Other things to consider
Let’s say for example you’ve figured out that because you like riding dirt trails that have a few rocky sections and jumps that you want to buy a full-suspension Class 1 electric bike, there are still a few things to consider:
Removable vs non-removable battery – If you need more range than one battery can offer or you want to upgrade your battery after a few years because it has started to decline in performance, you’ll want a removable battery. Make sure that there is a way to lock or secure it so it doesn’t get stolen when you park your bike. If there isn’t, you can always take it with you in a backpack but that can quickly become a pain.
Transporting your bike – Because of the battery and the motor, electric bikes are quite a bit heavier than their human-powered counterparts. Because of this, you’ll need to make sure that if you buy a bike rack you are buying one that can handle the weight of an electric bike, lest your new favorite purchase go tumbling down the highway. Companies like Yakima, Thule, Kuat and Saris all offer electric bike-specific racks. Personally, I am a fan of hitch mounted racks over trunk style racks. They’re more secure and considering hitches are used to tow everything from RVs to boats, I know it’ll be able to handle my 75 pound fat tire electric bike.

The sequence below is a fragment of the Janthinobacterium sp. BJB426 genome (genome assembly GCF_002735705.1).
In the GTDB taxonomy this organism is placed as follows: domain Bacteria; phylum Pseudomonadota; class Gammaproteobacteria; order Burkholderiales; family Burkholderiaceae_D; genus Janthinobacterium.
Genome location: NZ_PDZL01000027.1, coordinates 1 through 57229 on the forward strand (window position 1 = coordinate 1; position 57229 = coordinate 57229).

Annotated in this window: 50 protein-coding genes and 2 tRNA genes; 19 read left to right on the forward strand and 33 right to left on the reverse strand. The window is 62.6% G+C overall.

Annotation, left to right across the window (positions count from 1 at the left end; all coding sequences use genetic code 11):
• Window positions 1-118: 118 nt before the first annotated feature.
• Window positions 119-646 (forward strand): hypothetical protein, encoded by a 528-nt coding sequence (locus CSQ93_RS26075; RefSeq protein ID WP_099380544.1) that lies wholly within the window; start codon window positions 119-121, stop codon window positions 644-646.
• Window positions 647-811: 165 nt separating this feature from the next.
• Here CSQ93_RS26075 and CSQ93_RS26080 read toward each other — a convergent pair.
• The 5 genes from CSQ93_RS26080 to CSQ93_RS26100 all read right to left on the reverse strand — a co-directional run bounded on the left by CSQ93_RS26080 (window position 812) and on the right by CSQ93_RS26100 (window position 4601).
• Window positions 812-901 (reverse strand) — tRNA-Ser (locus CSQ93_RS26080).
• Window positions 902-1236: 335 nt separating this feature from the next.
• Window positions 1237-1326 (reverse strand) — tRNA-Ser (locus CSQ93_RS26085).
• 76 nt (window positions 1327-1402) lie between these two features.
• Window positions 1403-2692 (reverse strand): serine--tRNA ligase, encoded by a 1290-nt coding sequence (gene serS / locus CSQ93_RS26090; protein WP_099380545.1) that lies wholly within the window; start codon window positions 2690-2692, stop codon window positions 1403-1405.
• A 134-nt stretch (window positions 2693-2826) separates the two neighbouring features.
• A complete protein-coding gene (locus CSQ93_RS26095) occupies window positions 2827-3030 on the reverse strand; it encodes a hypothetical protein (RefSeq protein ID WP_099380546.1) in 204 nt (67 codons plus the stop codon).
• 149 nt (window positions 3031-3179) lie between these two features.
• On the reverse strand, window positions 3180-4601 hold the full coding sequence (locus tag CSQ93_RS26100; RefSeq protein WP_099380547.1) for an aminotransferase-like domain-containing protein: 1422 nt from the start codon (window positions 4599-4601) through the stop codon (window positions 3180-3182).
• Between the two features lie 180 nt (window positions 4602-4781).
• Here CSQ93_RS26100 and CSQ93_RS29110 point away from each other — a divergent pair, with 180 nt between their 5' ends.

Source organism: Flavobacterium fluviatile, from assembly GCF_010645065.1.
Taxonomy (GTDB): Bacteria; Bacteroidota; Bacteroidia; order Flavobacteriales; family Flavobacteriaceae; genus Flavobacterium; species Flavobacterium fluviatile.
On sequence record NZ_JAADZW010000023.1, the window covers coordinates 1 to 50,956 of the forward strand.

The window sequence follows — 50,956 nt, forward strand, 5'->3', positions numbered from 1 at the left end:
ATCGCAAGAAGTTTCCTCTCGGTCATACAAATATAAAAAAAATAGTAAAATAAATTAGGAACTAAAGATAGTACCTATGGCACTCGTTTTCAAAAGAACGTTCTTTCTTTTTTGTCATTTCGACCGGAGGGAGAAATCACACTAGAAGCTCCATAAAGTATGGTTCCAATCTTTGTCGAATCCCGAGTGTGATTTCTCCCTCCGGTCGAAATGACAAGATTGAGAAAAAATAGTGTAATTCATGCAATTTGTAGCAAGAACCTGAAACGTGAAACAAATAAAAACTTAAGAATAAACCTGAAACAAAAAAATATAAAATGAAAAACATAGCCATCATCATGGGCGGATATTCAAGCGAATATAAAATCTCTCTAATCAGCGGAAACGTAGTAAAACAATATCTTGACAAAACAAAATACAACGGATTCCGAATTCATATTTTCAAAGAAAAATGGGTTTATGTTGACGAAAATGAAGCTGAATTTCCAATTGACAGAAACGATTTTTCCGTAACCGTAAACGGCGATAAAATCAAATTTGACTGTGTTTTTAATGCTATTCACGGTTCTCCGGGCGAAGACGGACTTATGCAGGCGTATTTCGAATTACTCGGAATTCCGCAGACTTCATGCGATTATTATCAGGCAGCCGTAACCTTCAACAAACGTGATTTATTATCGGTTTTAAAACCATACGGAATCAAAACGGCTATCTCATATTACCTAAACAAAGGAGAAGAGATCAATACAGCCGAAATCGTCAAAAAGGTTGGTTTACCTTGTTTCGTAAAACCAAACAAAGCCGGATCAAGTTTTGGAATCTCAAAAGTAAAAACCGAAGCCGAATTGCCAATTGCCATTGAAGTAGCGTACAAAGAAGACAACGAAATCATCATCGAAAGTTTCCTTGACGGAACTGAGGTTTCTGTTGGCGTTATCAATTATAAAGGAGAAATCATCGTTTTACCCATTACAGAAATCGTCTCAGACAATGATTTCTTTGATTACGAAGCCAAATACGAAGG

Range – Range is arguably the most important aspect of an electric bike. Yes, you can still pedal electric bikes home if you run out of juice, but because they are much heavier than a human-powered bike, they aren’t always the easiest to get home, depending on what the trail home looks like and what bike you have. Range can also vary wildly depending on your rides and how much assistance you use. If you’re riding big hills all day long on a class 2 bike, never once touching the pedals on the way up, your range will look much different than that of someone on the same bike riding relatively flat terrain who only uses the least amount of assistance.